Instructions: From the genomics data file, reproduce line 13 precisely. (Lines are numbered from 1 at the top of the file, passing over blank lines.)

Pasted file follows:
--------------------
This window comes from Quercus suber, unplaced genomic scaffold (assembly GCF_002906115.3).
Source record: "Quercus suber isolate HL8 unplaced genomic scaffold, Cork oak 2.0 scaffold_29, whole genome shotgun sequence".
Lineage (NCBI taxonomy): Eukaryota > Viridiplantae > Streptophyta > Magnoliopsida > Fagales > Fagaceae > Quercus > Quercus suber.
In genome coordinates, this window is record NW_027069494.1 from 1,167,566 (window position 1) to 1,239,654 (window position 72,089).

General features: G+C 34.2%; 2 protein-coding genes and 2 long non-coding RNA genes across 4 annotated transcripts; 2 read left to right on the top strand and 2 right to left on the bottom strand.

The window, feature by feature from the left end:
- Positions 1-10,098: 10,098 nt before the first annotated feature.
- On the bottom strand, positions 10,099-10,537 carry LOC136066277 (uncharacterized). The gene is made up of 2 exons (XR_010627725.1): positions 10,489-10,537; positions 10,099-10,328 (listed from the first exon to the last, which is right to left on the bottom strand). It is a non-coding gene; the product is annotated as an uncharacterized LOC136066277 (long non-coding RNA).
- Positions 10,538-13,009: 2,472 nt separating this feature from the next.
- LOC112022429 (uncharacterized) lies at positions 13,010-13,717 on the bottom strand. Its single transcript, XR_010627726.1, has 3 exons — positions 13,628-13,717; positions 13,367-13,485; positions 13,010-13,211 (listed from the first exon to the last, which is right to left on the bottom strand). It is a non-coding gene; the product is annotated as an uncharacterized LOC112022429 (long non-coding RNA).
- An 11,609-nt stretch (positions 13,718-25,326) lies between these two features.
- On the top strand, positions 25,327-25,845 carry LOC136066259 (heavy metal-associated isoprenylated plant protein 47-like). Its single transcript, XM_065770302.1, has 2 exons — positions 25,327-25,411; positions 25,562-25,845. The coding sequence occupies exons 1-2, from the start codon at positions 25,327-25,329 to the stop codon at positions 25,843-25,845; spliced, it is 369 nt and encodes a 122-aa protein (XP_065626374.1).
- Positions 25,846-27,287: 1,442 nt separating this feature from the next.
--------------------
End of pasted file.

- Positions 25,846-27,287: 1,442 nt separating this feature from the next.